Fruitfly’s take a byte out of macOS, Apple rotten to its core.
A recent discovery of an ancient security flaw within the macOS architecture, predating OS X and macOS. Aptly analogises the phrase it takes one bad apple to ruin the bunch, was discovered by chance by an IT admin who noticed some abnormal outgoing data from a singular mac.
Its apparent target has been the biomedical research centres, orchestrated by a piece of malware discovered as “OSX.Backdoor.Quimitchin” by Malwarebytes.
The malware threat, coined “Fruitfly” by Malwarebytes Labs describe it as the first macOS malware of the year. Composes of just two files and one script to ferry the procured data to their servers.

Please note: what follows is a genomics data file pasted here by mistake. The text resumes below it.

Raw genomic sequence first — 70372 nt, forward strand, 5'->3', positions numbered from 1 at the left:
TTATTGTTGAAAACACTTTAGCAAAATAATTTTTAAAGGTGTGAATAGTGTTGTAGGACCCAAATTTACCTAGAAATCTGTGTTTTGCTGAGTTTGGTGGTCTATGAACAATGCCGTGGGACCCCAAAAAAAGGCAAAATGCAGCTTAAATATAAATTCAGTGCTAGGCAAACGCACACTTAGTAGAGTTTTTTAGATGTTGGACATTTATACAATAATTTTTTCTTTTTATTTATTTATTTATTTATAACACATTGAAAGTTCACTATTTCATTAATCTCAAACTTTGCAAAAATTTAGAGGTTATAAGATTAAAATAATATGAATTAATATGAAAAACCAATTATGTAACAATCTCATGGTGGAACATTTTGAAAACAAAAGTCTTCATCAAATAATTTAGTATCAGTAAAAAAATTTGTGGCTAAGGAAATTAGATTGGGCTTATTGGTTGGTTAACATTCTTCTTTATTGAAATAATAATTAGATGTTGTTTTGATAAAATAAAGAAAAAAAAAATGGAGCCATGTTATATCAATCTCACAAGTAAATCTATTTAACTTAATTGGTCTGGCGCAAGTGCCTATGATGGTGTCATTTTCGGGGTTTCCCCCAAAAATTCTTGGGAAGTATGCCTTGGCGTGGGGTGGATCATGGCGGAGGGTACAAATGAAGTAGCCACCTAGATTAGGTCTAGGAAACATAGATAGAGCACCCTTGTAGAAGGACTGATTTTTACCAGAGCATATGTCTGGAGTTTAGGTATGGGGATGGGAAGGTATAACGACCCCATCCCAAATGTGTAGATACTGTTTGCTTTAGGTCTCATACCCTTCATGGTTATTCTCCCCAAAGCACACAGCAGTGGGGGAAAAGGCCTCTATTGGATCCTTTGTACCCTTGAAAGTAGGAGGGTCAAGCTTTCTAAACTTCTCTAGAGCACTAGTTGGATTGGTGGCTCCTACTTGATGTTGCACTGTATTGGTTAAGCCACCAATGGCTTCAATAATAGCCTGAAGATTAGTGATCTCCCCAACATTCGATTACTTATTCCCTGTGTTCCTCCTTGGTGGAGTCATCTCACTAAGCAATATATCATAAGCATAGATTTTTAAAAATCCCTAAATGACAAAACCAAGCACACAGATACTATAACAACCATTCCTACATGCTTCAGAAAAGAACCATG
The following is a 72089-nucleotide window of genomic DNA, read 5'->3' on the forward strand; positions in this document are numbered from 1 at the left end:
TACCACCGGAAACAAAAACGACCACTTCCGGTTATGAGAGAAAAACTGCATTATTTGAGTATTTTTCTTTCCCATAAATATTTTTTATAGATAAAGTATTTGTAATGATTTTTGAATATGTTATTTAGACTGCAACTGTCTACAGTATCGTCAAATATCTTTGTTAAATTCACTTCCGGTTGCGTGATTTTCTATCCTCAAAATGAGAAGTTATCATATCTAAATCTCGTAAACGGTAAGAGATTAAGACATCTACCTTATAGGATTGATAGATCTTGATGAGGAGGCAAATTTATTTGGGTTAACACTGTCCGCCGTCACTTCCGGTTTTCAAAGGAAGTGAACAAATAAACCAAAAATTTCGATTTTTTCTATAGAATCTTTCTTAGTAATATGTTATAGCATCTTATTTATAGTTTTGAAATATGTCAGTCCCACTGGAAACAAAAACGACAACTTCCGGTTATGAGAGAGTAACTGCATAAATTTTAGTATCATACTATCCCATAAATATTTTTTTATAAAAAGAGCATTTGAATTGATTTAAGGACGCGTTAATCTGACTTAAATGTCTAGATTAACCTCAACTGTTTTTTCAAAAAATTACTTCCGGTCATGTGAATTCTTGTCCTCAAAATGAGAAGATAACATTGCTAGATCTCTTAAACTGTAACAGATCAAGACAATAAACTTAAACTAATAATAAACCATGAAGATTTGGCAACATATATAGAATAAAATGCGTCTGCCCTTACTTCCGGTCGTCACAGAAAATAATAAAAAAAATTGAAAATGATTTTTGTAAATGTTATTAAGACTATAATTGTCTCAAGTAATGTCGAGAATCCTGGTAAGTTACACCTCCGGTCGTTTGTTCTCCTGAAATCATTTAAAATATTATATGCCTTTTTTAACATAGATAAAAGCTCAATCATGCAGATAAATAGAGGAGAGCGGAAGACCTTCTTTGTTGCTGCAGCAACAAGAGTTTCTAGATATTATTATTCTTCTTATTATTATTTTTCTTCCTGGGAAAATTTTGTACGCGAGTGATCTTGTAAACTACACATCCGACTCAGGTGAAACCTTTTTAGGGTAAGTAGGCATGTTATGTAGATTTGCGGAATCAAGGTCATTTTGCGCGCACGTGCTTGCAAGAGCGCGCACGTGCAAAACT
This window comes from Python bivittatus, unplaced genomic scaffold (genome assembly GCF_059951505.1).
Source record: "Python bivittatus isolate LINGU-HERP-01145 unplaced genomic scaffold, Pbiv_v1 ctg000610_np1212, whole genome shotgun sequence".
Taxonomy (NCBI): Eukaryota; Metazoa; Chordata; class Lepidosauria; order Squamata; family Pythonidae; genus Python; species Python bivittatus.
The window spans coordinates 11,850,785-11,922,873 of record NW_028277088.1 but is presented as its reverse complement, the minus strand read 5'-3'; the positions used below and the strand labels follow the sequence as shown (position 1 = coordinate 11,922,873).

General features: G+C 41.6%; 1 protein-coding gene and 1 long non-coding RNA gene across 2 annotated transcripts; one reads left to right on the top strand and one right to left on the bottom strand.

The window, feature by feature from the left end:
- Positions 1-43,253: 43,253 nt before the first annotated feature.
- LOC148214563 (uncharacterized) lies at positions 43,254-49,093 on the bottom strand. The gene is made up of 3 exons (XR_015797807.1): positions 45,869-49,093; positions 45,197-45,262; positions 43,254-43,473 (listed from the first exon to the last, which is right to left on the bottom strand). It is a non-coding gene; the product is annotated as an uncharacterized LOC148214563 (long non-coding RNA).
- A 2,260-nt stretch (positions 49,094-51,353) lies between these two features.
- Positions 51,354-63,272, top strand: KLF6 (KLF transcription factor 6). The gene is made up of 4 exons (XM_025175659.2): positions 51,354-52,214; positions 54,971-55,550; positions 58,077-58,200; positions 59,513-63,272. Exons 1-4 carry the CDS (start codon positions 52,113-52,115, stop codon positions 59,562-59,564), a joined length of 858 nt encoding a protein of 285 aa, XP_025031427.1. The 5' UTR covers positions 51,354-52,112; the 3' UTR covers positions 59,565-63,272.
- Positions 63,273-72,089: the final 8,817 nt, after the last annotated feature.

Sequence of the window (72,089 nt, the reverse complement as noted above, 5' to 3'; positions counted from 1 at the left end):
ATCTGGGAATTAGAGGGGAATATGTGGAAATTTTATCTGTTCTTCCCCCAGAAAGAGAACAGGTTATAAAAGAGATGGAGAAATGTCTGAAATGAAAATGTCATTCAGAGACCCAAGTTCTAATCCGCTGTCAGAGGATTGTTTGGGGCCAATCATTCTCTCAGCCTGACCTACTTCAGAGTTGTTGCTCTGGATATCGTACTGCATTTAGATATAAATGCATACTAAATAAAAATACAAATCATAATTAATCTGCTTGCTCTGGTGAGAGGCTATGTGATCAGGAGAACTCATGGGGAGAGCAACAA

This exploit has and is being used to access compromised Apple machine’s web cameras and screen captures, but could allow for complete remote control of the rotten core.
The problem is that macOS is built upon itself, and ultimately will have some archaic and antiquated code that doesn’t provide security. This is not uncommon with pretty much all software, that there will be bugs and potential threats. But generally these are found early on, or at least not decades later.
Fortunately Apple has responded with an update to Gatekeeper to fix this issue. Which will be pushed to all users with internet access automatically.